The Chair of the House of Commons Defence Select Committee on the urgent need to bolster our defence capabilitiesby Jay Elwes / September 18, 2014 / Leave a comment
“It was very striking when the Russia crisis broke out for example that there were only two people left [in the Defence Intelligence unit] working on Russia.” “There was no Crimea desk officer,” in the service, which provides strategic defence intelligence to the Ministry of Defence and the armed forces. “The Crimea desk officer had to be moved across from the South Caucasus—and the Russian analysis section had been closed in 2010.”
Rory Stewart, the Conservative MP for Penrith and the Border and Chair of the House of Commons Defence Select Committee, has told Prospect that Britain is suffering from a serious shortfall in foreign policy expertise and analytical capability, which hinders its ability to cope with the multiple foreign policy threats it now faces.
In an interview with Prospect, Stewart set out the challenge posed to Britain by Islamic State extremists in the Middle East and the military adventurism of Vladimir Putin, saying that: “What’s really lacking in all these theatres is sufficient people who are deep experts on the language and the region to actually produce the options to ministers.”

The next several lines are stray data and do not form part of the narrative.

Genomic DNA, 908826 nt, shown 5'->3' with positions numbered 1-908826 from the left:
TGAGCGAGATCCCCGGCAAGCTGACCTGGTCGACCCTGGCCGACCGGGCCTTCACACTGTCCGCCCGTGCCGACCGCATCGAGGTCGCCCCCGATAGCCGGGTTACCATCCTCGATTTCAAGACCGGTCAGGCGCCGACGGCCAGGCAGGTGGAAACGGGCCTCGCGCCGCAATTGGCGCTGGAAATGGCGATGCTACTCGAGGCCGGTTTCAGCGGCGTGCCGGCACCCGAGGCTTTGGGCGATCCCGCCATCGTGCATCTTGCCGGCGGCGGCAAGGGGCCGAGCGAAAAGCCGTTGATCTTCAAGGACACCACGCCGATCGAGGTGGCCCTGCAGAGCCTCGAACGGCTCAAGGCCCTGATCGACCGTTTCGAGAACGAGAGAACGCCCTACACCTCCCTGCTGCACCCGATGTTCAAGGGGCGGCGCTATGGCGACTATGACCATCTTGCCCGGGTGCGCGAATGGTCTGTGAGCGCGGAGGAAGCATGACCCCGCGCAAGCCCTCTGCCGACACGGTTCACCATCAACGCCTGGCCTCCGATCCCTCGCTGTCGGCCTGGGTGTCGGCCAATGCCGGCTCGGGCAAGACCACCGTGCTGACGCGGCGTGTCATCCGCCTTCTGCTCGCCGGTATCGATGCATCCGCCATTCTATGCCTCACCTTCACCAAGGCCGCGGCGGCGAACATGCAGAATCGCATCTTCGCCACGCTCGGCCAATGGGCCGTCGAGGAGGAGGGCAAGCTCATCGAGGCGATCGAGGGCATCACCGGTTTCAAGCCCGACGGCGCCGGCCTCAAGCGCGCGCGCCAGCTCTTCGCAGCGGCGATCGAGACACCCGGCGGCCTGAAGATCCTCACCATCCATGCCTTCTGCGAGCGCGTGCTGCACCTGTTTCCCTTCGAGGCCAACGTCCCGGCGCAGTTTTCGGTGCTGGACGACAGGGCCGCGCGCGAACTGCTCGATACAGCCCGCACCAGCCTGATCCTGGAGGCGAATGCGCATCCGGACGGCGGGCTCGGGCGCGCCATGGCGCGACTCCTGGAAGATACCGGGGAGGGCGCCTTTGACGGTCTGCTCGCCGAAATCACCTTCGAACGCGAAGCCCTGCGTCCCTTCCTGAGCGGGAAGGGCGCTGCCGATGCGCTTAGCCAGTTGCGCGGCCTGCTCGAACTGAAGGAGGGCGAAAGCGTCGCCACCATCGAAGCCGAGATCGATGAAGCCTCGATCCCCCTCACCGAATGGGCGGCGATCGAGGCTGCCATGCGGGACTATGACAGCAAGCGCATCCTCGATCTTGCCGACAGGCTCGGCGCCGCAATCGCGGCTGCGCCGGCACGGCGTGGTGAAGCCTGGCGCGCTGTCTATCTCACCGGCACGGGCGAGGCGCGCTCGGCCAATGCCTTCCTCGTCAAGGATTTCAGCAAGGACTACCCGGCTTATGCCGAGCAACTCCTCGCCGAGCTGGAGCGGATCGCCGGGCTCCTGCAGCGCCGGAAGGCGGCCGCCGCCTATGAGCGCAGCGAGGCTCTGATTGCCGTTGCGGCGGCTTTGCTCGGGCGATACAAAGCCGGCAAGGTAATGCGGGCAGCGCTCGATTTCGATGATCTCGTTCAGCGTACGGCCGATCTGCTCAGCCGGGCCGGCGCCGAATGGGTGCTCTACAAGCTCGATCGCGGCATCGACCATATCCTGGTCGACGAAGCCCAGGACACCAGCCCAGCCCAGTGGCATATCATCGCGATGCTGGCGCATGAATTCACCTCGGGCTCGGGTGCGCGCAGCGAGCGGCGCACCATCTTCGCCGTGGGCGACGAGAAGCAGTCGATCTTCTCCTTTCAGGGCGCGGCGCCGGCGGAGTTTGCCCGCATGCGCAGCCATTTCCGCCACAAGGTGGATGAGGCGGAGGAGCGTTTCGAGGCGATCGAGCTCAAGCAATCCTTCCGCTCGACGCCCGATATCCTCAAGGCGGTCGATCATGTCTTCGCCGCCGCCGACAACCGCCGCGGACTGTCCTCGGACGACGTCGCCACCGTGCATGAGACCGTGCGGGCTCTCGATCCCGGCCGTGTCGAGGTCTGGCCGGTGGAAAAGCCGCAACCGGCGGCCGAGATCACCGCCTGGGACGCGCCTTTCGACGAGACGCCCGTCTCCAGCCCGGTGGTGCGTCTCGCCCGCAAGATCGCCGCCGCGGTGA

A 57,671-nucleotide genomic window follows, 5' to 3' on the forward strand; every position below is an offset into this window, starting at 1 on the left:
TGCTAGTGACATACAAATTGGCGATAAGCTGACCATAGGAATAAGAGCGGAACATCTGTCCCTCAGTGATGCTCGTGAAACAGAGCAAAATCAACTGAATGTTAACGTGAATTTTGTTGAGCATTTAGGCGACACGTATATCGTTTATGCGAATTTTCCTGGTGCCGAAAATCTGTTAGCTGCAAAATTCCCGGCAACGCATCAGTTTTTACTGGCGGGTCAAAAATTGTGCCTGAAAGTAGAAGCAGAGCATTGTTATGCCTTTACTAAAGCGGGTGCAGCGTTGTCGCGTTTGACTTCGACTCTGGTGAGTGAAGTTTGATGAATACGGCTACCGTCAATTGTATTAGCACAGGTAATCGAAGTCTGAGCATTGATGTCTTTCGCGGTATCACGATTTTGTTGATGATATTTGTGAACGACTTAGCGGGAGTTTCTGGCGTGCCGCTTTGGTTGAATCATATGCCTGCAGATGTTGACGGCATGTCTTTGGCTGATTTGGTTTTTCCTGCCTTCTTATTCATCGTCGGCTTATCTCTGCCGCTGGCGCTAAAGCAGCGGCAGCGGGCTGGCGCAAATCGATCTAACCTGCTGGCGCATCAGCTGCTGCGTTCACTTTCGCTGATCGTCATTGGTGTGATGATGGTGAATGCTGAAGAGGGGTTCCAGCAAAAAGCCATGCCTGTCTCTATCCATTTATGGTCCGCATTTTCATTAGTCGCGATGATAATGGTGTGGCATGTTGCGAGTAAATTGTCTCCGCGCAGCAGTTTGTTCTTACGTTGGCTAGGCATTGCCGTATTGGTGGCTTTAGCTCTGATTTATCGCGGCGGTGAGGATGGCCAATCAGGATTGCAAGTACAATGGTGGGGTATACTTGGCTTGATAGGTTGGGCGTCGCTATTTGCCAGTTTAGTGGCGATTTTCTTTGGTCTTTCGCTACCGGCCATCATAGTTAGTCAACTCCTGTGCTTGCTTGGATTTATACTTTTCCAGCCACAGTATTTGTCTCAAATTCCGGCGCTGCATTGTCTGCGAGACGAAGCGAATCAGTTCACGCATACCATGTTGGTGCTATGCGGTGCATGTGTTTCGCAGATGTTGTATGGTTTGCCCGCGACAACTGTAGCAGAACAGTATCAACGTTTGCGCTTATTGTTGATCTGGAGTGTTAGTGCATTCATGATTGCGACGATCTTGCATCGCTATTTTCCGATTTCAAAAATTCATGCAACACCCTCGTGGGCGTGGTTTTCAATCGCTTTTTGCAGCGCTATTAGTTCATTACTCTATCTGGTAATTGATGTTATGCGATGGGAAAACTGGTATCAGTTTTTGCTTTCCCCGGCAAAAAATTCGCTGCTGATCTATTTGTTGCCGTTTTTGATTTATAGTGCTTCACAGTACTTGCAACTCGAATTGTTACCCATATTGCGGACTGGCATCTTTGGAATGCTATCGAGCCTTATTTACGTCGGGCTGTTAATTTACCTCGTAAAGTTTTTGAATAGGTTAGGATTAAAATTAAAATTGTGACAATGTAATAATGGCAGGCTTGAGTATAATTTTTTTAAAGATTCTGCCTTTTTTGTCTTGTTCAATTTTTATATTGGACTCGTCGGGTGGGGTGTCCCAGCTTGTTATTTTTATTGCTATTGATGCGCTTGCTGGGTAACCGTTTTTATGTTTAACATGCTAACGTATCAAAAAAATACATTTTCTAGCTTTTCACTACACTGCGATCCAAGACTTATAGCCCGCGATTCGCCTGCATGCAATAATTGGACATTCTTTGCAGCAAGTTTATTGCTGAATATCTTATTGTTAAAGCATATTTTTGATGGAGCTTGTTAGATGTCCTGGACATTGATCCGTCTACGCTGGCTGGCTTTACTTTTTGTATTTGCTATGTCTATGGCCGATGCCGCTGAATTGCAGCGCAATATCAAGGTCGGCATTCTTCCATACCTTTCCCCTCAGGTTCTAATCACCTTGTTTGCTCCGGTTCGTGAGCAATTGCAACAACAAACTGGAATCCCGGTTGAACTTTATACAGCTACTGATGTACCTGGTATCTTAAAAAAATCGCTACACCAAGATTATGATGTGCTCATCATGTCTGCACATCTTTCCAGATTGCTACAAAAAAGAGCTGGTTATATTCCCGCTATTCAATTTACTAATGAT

There is no argument about the extent of the threat posed by the Islamic State group, Stewart says. It must be confronted. A more uncertain question is whether Britain can contribute to the development of a regional solution. This can only be done, says Stewart, “by having large, knowledgeable, energised teams on the ground working through these issues minute by minute.” Such teams, says Stewart, do not currently exist.
“In the Foreign [and Commonwealth] Office, for 16 years, the focus has been on management and corporate management skills and promotions. And people have not been rewarded for developing deep country expertise, or deep linguistic knowledge… “They’re being asked to be project managers, trade and commerce representatives,” says Stewart. “Often, diplomats who try to focus exclusively on producing very high quality reporting—contacting locals—find that they struggle to get promoted into the senior management stream.”
This has been accompanied by a loss of capacity. “Within the Ministry of Defence,” says Stewart, there has been a “hollowing out…